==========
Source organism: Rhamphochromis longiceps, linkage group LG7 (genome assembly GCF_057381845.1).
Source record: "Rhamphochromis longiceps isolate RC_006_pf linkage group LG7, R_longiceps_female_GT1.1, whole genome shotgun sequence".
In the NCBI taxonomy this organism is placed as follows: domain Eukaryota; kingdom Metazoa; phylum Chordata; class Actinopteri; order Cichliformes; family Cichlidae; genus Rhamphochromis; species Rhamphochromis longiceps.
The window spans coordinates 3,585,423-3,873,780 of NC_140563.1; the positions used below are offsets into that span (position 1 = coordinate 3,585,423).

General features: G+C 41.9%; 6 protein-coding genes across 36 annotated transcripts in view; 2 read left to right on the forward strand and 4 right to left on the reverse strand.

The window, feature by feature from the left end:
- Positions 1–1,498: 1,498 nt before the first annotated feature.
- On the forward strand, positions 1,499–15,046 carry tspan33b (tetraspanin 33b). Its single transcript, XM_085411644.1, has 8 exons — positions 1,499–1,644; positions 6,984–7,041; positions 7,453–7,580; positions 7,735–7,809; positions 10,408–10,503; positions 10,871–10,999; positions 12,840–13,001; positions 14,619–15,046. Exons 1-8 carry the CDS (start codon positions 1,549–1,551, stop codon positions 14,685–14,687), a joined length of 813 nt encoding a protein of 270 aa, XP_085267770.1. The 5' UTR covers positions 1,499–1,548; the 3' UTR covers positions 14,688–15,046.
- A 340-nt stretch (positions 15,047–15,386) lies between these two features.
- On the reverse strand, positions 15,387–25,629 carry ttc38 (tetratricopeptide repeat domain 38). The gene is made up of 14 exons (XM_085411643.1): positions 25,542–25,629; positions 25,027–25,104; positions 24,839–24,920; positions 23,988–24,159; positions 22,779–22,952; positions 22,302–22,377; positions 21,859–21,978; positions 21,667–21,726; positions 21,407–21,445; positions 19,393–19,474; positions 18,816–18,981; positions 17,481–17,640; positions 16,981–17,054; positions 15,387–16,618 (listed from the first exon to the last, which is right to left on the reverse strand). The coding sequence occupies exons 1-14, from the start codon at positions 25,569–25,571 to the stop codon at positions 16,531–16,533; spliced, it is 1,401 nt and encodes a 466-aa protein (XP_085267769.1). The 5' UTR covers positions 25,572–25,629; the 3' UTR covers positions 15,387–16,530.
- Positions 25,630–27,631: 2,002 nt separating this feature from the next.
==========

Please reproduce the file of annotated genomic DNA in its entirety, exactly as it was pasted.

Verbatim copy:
Source organism: Rhamphochromis longiceps, linkage group LG7 (genome assembly GCF_057381845.1).
Source record: "Rhamphochromis longiceps isolate RC_006_pf linkage group LG7, R_longiceps_female_GT1.1, whole genome shotgun sequence".
In the NCBI taxonomy this organism is placed as follows: domain Eukaryota; kingdom Metazoa; phylum Chordata; class Actinopteri; order Cichliformes; family Cichlidae; genus Rhamphochromis; species Rhamphochromis longiceps.
The window spans coordinates 3,585,423-3,873,780 of NC_140563.1; the positions used below are offsets into that span (position 1 = coordinate 3,585,423).

General features: G+C 41.9%; 6 protein-coding genes across 36 annotated transcripts in view; 2 read left to right on the forward strand and 4 right to left on the reverse strand.

The window, feature by feature from the left end:
- Positions 1–1,498: 1,498 nt before the first annotated feature.
- On the forward strand, positions 1,499–15,046 carry tspan33b (tetraspanin 33b). Its single transcript, XM_085411644.1, has 8 exons — positions 1,499–1,644; positions 6,984–7,041; positions 7,453–7,580; positions 7,735–7,809; positions 10,408–10,503; positions 10,871–10,999; positions 12,840–13,001; positions 14,619–15,046. Exons 1-8 carry the CDS (start codon positions 1,549–1,551, stop codon positions 14,685–14,687), a joined length of 813 nt encoding a protein of 270 aa, XP_085267770.1. The 5' UTR covers positions 1,499–1,548; the 3' UTR covers positions 14,688–15,046.
- A 340-nt stretch (positions 15,047–15,386) lies between these two features.
- On the reverse strand, positions 15,387–25,629 carry ttc38 (tetratricopeptide repeat domain 38). The gene is made up of 14 exons (XM_085411643.1): positions 25,542–25,629; positions 25,027–25,104; positions 24,839–24,920; positions 23,988–24,159; positions 22,779–22,952; positions 22,302–22,377; positions 21,859–21,978; positions 21,667–21,726; positions 21,407–21,445; positions 19,393–19,474; positions 18,816–18,981; positions 17,481–17,640; positions 16,981–17,054; positions 15,387–16,618 (listed from the first exon to the last, which is right to left on the reverse strand). The coding sequence occupies exons 1-14, from the start codon at positions 25,569–25,571 to the stop codon at positions 16,531–16,533; spliced, it is 1,401 nt and encodes a 466-aa protein (XP_085267769.1). The 5' UTR covers positions 25,572–25,629; the 3' UTR covers positions 15,387–16,530.
- Positions 25,630–27,631: 2,002 nt separating this feature from the next.